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The President of the Republic of Poland has signed a “small” amendment to the Copyright Act that increases the rights of performers

On July 2, 2015, the President of the Republic of Poland signed a “small” amendment to the Copyright Act. It is one of the three amendments to the Copyright Act – together with a “big” amendment and amendment regarding the rights of broadcasters in the scope of re-broadcasting its own productions – which has recently been examined by the Sejm (Parliament).

The adopted amendment is a result of implementing Directive 2011/77/EU of the European Parliament and of the Council of 27 September 2011 amending Directive 2006/116/EC on the term of protection of copyrights and certain related rights whose implementation obligation expired on November 1, 2013.

The adopted amendment assumes three main areas of change within the copyright law:

  • standardizing the manner of calculating the term of protection of proprietary copyrights to a musical work with lyrics;
  • extending the term of protection of related rights (rights to performances and phonograms);
  • ensuring appropriate protection of rights of performers throughout their lives.

The small amendment standardized the manner of calculating the term of protection of verbal and musical works. Currently, the term of protection depends on whether co-authors intended to create a joint work, and thus whether such works can be classified as works of joint authorship in the meaning of Article 9 of the Copyright Act.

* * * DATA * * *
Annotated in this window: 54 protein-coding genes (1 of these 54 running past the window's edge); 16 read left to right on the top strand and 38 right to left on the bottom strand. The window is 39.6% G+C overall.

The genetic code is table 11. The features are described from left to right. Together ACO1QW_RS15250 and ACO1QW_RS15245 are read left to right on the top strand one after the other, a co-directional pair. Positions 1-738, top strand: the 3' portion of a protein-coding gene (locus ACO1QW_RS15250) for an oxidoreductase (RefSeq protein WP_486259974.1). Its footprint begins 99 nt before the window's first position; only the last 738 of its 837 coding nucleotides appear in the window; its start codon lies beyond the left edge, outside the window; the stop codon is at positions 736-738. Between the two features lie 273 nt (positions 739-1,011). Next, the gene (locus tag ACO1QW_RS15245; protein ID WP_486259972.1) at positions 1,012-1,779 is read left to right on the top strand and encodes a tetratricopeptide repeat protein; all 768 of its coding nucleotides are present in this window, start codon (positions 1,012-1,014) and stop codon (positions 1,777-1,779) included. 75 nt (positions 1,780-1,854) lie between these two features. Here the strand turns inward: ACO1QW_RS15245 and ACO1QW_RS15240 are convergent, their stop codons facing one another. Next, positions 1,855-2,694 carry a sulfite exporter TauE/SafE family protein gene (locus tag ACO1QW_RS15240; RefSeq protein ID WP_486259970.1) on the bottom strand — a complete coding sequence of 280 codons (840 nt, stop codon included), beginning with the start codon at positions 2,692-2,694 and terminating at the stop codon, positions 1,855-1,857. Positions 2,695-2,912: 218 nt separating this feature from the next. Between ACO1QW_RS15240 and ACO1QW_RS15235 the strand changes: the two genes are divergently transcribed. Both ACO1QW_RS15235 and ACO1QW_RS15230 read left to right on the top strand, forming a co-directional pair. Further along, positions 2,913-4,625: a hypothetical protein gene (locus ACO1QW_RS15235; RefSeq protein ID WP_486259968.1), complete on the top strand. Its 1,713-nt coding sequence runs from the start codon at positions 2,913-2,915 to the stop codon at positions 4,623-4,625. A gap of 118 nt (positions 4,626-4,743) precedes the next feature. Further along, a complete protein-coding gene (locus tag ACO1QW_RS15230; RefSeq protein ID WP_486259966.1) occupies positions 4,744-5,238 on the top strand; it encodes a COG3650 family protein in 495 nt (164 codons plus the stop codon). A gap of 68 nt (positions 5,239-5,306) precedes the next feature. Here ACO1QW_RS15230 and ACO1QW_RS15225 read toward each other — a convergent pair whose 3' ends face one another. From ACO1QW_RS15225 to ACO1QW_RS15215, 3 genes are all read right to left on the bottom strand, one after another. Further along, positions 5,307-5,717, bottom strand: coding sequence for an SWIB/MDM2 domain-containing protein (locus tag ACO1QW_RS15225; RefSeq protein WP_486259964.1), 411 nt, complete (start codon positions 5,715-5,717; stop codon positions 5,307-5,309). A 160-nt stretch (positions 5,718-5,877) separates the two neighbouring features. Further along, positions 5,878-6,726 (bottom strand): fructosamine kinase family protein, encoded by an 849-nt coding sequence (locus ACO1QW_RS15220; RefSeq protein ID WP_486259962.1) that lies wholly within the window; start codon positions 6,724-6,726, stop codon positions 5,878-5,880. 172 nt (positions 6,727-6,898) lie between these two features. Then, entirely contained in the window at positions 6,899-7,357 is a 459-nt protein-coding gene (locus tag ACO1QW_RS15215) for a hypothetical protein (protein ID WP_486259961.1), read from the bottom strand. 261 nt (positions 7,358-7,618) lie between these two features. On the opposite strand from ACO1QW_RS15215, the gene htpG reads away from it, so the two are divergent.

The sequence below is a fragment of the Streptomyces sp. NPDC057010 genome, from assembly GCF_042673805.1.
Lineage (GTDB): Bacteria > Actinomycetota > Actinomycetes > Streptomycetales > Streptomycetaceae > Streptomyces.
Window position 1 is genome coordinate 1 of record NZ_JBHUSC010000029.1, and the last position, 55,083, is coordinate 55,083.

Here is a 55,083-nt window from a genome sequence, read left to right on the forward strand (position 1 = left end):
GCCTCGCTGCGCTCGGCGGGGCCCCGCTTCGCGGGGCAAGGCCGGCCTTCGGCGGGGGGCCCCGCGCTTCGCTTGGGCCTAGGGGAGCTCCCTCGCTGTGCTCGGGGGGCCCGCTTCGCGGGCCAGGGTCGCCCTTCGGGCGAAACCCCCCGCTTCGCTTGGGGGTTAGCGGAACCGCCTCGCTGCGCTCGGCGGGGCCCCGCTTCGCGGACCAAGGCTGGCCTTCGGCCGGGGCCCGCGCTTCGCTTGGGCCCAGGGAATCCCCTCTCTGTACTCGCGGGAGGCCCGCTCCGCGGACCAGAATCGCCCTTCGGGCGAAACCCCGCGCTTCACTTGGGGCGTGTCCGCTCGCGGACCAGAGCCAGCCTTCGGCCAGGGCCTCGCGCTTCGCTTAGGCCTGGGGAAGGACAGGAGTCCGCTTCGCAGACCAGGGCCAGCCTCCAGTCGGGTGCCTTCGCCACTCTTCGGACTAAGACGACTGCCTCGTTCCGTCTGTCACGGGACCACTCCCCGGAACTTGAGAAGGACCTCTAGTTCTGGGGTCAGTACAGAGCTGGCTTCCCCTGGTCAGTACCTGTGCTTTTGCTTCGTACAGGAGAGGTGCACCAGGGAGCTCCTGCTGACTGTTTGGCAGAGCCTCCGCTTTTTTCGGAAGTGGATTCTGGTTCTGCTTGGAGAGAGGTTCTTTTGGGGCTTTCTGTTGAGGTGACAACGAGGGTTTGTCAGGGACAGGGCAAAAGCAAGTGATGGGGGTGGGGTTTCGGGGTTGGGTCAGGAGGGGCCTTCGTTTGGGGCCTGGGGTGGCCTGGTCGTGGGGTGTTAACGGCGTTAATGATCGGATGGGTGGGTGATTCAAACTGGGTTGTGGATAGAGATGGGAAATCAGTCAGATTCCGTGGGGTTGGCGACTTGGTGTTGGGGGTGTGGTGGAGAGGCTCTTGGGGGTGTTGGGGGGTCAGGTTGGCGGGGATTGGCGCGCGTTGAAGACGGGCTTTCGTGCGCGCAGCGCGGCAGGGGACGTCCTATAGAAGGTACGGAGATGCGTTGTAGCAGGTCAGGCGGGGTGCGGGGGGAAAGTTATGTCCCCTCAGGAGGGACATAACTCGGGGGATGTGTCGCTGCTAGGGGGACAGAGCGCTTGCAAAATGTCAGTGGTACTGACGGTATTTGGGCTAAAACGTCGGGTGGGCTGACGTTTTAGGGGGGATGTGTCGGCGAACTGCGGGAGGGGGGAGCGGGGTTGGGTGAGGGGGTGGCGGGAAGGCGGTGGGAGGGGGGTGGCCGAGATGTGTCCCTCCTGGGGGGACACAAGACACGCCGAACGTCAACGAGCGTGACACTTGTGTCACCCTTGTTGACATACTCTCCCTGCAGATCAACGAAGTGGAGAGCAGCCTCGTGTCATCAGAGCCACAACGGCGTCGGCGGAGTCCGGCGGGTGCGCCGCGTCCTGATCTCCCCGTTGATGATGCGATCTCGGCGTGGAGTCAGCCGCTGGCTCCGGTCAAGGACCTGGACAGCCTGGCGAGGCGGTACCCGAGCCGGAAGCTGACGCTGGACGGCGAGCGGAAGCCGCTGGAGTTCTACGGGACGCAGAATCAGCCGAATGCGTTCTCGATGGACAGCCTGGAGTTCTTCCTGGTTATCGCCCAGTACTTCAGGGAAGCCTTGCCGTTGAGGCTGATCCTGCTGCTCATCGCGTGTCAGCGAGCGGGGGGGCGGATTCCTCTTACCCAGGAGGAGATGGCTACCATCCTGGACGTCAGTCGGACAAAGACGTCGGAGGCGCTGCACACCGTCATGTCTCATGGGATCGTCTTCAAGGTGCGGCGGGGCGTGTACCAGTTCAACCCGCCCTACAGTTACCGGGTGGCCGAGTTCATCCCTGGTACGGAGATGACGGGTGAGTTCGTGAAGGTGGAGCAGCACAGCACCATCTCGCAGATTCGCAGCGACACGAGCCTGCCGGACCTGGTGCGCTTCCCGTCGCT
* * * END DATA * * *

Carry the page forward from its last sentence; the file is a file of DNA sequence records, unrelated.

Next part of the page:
The introduced change concerned verbal works and musical works if such works are created specifically for the purposes of a given work comprising words and music. According to the new law, a 70-year protection term should be counted from the latest death of the following persons: author of the verbal work or musical work composer. This change was intended to eliminate situations in which, in the case of works comprising words and music that are not deemed works of joint authorship, proprietary copyrights to the text would expire earlier or later than the right to the music.

The second change resulting from the amendment is the extension of the term of protection of phonograms and performances recorded by phonographs from 50 to 70 years. The reason behind this change is an attempt to eliminate situations in which performers – starting their careers at a very young age – are deprived of income from their artistic activity at the end of their lives.

The legislature has also introduced the right to additional remuneration for performers in the extended term of protection, i.e. after the lapse of 50 years of the phonogram being published or otherwise distributed – provided the transfer of rights or granting of exclusive license was done on the basis of the payment of one-time remuneration. Such remuneration would be paid by a collecting society selected by the Ministry of Culture and National Heritage and correspond to 20% of revenue generated by the phonogram producer in the previous year on account of multiplication, putting on the market and making the phonogram publicly available in such a manner that anyone can access it at a place and time of their choosing (i.e. for example on the Internet). On the other hand, if the transfer of rights or granting the exclusive license was done on the basis of remuneration paid periodically, after the lapse of this term advances and other reductions may not be deducted from the performer’s remuneration.